Hacktivist group Anonymous has said that 2013 will be a memorable year for cyberattacks.
Along with a statement released over the weekend, which stated that the world should "Expect us 2013," the hackers issued a video boasting of cyberattacks which took place last year -- including temporarily shutting down the U.S. Department of Justice (DoJ) and attacks against the Motion Picture Association of America's (MPAA) web site in protest at the closure of file-hosting website MegaUpload.
In addition, the video mentions the successful shutting down of ACTA legislation, Operation Big Brother which took place worldwide in protest at surveillance regulation and methods, as well as Operation Syria, which not only launched attacks against a number of websites over the Gaza situation where the government allegedly shut down online services, but attempted to give citizens methods to stay online where communications were down. In addition, the collective crowed over the "cyberwar" against the Westboro Baptist Church after the group said they planned to picket the funerals of those who died in the Newtown, Conn. elementary school shooting.
"The video was made in teamwork by Anons around the world and it content belongs to the Internet. This is only an excerpt from the actions of Anonymous during 2012. The operations which are listed in the video are only examples, there are far more operations. Some of them still running like Operation Syria.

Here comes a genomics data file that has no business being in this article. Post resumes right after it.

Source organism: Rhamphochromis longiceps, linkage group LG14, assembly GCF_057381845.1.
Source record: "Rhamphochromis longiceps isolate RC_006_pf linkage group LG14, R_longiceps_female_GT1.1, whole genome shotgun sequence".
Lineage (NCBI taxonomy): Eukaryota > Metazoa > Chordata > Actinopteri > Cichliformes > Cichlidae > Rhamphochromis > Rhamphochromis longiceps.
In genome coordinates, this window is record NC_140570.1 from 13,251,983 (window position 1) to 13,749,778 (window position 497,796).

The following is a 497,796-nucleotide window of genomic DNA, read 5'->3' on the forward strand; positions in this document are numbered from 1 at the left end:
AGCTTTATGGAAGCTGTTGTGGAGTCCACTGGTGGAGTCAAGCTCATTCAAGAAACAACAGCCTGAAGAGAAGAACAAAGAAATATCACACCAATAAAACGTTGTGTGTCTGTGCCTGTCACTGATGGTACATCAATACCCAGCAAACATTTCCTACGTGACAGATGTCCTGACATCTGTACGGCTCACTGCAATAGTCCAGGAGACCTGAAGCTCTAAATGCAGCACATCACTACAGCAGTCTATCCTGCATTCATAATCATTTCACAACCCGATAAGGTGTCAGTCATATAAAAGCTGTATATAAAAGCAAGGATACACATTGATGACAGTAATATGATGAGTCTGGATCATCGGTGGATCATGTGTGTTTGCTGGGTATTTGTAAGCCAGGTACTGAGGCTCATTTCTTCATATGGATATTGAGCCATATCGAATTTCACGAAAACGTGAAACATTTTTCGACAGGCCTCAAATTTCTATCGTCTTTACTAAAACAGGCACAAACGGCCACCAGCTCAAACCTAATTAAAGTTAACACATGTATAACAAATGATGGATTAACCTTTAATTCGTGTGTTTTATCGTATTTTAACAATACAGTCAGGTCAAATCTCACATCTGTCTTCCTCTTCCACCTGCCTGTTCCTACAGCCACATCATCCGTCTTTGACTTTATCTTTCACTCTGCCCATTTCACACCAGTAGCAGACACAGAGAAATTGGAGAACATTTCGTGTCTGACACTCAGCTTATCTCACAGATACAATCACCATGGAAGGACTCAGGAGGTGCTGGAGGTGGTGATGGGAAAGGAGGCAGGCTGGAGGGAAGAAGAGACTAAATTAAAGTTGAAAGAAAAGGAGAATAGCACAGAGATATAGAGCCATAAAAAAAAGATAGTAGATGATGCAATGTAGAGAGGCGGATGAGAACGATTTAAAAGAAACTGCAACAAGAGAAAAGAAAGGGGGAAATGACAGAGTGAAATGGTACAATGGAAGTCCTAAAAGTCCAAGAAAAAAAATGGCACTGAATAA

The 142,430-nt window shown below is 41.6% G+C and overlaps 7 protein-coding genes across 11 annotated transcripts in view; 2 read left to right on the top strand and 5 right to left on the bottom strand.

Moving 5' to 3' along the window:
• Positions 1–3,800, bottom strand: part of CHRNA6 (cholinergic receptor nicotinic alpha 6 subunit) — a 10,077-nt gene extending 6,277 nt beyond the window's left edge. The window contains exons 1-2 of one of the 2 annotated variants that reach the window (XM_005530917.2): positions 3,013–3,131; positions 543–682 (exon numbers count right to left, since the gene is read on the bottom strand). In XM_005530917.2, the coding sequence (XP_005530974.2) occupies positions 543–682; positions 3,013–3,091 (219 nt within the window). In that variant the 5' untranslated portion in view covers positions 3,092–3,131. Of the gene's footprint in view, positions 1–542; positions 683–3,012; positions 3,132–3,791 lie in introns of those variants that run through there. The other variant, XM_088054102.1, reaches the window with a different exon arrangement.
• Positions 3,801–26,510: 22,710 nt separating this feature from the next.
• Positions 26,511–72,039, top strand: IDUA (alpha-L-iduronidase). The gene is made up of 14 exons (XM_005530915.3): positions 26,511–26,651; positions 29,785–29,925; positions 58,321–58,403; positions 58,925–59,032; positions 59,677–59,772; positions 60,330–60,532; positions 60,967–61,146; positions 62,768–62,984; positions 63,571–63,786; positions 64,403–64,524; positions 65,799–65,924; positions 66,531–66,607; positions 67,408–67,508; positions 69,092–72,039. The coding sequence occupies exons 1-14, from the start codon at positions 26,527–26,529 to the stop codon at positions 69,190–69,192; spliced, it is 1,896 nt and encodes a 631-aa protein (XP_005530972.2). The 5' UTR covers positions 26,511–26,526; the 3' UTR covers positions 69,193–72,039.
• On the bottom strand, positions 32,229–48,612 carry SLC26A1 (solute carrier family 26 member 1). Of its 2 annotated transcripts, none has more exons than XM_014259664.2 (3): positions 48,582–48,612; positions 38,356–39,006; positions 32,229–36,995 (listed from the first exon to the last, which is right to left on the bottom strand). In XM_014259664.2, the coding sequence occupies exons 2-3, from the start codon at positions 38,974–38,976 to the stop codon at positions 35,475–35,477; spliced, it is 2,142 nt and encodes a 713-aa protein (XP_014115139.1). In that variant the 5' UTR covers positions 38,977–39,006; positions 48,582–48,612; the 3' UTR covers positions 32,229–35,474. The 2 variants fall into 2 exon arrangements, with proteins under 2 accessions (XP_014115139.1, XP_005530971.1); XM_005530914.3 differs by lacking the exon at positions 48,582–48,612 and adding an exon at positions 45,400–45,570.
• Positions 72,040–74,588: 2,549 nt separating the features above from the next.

We are still here.
Corrupt governments, organizations, corporations and all those fags left, Expect Us."
In what appears to be a recruitment drive, the hackers have also launched a new 2013 "campaign," #OpNewBlood, where potential members are pointed to a number of ways to 'join' the group, keep up with news, and how-to guides.
The future of Anonymous remains to be seen, however, in security firm McAfee Labs' 2013 Threat Predictions report, the firm argued that the group's popularity and "effectiveness" would suffer this year due to its false claims and lack of structure. Instead, it may be the case that high-profile cyberattacks may be conducted by professionals, and we may see a rise in military, political and and "extreme" online campaigns.